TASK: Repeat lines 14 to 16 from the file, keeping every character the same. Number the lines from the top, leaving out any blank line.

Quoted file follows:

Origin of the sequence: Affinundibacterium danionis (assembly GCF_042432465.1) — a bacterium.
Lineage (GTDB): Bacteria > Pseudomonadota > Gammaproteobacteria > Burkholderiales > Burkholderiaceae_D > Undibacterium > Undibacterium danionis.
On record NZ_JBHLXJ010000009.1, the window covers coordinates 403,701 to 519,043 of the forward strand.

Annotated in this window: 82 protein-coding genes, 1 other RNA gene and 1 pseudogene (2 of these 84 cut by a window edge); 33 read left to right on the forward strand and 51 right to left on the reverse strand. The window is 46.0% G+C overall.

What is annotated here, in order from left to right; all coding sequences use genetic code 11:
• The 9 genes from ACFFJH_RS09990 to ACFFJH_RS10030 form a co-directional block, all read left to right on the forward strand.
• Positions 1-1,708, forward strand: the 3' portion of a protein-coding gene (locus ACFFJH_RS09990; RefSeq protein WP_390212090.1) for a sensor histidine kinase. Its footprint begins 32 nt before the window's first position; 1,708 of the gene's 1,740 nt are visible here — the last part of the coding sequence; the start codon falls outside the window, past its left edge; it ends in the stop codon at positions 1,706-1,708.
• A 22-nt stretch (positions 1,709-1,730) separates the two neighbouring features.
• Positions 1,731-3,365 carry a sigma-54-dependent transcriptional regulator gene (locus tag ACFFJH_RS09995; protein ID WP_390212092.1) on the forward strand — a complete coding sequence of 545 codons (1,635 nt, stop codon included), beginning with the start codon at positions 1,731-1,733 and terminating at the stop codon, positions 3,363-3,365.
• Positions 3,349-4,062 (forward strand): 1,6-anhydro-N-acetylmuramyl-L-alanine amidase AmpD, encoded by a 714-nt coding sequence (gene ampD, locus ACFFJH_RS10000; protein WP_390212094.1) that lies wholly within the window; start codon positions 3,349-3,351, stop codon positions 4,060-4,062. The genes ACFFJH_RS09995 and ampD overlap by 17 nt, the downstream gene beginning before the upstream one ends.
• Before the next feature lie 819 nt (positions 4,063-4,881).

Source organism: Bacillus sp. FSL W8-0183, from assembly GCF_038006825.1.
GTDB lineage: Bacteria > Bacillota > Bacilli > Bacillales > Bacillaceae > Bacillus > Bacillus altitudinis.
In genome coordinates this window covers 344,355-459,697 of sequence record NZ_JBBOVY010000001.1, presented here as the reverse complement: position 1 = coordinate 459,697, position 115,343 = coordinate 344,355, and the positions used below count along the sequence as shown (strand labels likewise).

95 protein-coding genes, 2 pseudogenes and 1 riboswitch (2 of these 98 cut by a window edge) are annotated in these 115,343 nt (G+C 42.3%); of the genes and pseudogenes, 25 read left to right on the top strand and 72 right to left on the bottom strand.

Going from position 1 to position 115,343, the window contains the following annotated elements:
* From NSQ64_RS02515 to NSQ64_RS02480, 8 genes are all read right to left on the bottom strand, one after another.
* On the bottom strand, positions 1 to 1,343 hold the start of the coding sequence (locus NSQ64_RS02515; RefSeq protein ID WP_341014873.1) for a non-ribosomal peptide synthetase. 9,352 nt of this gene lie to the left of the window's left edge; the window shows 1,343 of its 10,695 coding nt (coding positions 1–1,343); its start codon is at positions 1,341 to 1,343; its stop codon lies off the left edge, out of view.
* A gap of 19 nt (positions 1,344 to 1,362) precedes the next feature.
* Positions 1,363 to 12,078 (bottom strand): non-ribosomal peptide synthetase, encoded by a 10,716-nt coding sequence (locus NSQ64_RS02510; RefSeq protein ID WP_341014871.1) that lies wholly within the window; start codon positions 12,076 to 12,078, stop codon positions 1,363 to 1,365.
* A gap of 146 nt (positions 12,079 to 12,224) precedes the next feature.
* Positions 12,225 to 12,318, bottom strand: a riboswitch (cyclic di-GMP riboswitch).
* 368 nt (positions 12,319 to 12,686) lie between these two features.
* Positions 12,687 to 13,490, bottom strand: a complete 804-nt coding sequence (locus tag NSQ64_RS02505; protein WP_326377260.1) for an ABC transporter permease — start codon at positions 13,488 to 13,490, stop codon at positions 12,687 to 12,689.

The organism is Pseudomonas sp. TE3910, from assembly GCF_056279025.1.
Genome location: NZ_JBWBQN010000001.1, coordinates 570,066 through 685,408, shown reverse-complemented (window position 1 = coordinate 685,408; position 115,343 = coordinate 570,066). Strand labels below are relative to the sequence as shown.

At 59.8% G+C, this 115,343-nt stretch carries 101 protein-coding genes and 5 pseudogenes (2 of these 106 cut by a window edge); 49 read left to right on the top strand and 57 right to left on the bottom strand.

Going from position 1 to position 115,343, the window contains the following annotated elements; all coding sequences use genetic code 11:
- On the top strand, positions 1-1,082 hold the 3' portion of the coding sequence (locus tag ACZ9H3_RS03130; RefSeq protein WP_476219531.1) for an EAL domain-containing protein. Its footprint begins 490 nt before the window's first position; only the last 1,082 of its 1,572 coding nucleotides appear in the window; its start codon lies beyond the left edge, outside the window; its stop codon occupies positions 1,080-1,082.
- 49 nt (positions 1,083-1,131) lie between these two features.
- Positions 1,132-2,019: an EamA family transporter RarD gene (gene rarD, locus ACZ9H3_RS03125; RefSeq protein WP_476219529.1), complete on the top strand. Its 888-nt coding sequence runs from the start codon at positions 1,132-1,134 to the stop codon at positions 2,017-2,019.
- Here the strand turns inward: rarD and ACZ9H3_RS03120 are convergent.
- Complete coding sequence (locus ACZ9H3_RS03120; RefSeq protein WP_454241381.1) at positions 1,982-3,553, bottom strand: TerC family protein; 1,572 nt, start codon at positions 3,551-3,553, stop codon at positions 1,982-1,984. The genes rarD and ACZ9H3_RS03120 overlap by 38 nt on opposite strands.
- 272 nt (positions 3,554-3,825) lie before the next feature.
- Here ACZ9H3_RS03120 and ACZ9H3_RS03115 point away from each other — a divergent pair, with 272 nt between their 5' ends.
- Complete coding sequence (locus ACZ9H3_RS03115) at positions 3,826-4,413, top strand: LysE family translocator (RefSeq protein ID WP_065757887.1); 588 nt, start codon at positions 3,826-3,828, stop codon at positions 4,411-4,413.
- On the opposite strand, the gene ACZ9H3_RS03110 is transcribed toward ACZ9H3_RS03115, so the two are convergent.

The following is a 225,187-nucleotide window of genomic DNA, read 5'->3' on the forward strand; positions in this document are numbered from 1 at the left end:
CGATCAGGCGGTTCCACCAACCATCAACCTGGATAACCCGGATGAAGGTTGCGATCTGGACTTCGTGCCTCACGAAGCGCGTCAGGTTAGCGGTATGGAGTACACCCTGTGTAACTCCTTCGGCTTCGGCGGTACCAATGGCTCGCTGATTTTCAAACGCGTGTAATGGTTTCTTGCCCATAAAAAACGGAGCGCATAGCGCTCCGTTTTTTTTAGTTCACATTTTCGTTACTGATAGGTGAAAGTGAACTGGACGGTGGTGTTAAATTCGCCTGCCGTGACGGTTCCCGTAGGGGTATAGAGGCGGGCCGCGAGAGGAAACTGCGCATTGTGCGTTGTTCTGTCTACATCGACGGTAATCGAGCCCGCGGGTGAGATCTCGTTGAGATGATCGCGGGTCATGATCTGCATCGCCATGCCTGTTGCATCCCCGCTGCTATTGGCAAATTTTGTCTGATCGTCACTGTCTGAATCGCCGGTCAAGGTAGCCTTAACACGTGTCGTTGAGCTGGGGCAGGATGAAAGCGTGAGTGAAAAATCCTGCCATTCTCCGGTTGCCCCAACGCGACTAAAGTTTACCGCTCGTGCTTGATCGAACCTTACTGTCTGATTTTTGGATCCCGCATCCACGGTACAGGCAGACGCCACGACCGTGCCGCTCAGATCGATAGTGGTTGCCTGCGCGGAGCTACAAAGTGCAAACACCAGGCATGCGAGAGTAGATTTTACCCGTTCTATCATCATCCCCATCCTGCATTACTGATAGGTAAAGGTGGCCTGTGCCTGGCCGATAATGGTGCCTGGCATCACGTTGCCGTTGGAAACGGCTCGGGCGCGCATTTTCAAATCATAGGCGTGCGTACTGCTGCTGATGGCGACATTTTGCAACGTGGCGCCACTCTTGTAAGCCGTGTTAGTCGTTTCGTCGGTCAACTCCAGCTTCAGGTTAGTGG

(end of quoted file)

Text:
In genome coordinates this window covers 344,355-459,697 of sequence record NZ_JBBOVY010000001.1, presented here as the reverse complement: position 1 = coordinate 459,697, position 115,343 = coordinate 344,355, and the positions used below count along the sequence as shown (strand labels likewise).

95 protein-coding genes, 2 pseudogenes and 1 riboswitch (2 of these 98 cut by a window edge) are annotated in these 115,343 nt (G+C 42.3%); of the genes and pseudogenes, 25 read left to right on the top strand and 72 right to left on the bottom strand.

Going from position 1 to position 115,343, the window contains the following annotated elements: